Letter Writers Help To Put Record Straight (10 May 1974)
If there is one sure thing about writing a column of this kind, it is that you live and learn. And at time you live and unlearn too.
Right from my first article – now nearly 70 weeks ago – I have frequently mentioned that I have no first-hand knowledge of Bletchley prior to 1946, which was when I arrived here. It has been to a certain extent hazardous to write of previous events and circumstances and two or three times I know I have fallen into the trap of making wrong assumptions.
One, which is very interesting, is from Mrs. M. Green, who now lives in the Mansion Flats at Luton Hoo, but who as a child lived with her parents at the corner of Park Street and Queensway over a butcher’s shop belonging to her father’s uncle.
For Schools Read School
Referring to my article about Staple Hall Camp and about soldiers also being billeted in “the schools,” she kindly suggests I shall find that this applied only to the old High Street school.
She then adds the useful information that the first soldiers to arrive in the town during that war came only a few days after the outbreak and were the Royal Worcesters. They had been kept waiting in a train at Leighton Buzzard most of the afternoon. It was a very hot day and Sunday too. Then they were marched from Leighton to Bletchley, where they arrived in the evening.
Before they arrived an officer and a small number of NCOs went round the streets getting billets for them and chalking the proposed number of billetees on the gates.
“On our side gate they chalked two officers and so many horses. I suppose they thought that as there were outbuildings, there was accommodation for horses,” she writes.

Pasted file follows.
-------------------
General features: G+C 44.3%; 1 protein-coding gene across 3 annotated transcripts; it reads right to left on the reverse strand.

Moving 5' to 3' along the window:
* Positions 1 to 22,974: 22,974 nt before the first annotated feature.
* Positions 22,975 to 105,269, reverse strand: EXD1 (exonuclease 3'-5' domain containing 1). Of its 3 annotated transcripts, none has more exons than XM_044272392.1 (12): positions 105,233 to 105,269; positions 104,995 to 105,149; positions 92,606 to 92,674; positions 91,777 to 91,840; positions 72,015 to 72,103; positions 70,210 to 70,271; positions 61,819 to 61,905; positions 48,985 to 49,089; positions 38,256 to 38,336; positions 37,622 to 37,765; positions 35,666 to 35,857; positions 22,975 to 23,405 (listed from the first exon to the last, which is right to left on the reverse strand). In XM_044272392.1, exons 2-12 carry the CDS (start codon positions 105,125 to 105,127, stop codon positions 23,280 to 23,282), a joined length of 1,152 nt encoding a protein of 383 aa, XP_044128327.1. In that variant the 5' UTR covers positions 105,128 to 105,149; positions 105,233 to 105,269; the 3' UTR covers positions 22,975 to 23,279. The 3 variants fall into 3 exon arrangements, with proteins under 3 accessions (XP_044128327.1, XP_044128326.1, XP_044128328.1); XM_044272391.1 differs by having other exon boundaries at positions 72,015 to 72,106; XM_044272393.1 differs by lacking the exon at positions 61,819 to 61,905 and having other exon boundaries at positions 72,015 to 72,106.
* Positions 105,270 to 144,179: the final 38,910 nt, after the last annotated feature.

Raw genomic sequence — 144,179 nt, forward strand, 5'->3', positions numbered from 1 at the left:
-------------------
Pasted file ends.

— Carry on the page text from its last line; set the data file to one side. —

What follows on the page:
‘Mown Down Like Corn’
“These soldiers were in Bletchley only about two days. They were not fully-trained and were sent from Bletchley to France where, it was reported, the poor fellows were mown down like corn.
“I well remember the Monday morning after they arrived. The bugle sounded at 6a.m.
“I jumped out of bed and watched them being issued with their rations. This took place on the opposite side of the road.”
Mrs. Green goes on to refer to the Royal Engineers’ arrival at Staple Hall and also to describe the Bletchley Road (Queensway) of the time.
She also writes of the night she saw a zeppelin flying over Bletchley – “but I don’t think any bombs were dropped.”
This could have been the same incident as that referred to by Mr Joe Fennell in his memories of Bletchley published by the Gazette in 1949. Writing of his service as a special constable during that war he says:
The Unseen Zeppelin
“One cold night when I was on duty with Tom Coffee, of the Grange Lodge, a zeppelin was brought down over Bannet. All the others saw it except we two.
“Our lieutenant, Mr Hedley Clarke, said he could not understand why we had not seen it. He thought we must have been in the Park Hotel.
“We truthfully denied this. For the truth was that when we were in Bletchley Road Mr. Edwards, the butcher, came to his door and said: ‘You’ve got a cold job – would you like a drop of Scotch? Come in.’
“Did we say no? Who would on a cold and frosty night?”
My second correspondent, who does not sign his or her letter, suggests I was mistaken in saying that the Mr. J. Garner, who was a founder-member of the Working Men’s Club was the same Mr. J. Garner, who was one of the original district councillors.
My correspondent think the club’s Mr. J. Garner lived in Brooklands Road and worked on the railway, whereas the council’s Mr. J. Garner was Mr James Garner, who was a blacksmith and lived in the High Street between the church and the Bull Hotel.
I have no doubt my correspondent is right about this. I cannot add any more about the club’s Mr. Garner. I can, however, add considerably to the information about the council’s Mr. Garner, for at one time he was a prominent figure in the town and lived until 1956 when he was aged 93.
He came to Fenny from Cranfield and took over a forge formerly kept by Mr. G. Sear, moving later to Stuart’s old foundry in Denmark Street. In 1919 he and his son, Mr. Joe Garner, started the well-known building firm of Garner and Son, one of whose developments was the Staple Hall estate.
Methodist and Teetotaller
He was a stauch(sic) Methodist and teetotaller and had helped to build the Queensway Methodist Church.
He served 12 years on the council.
In his later years he lived at The Chestnuts in Denbigh Road and had been retired for 25 years when he slipped from a chair, broke a tigh (sic) and died from the complications that set in.
It is interesting that in 1908 there were three James Garners living in the urban district. One in Western Road, one in Duncombe Street, and one in the Bletchley parish.
I am much obliged to these correspondents for helping me to keep the record straight.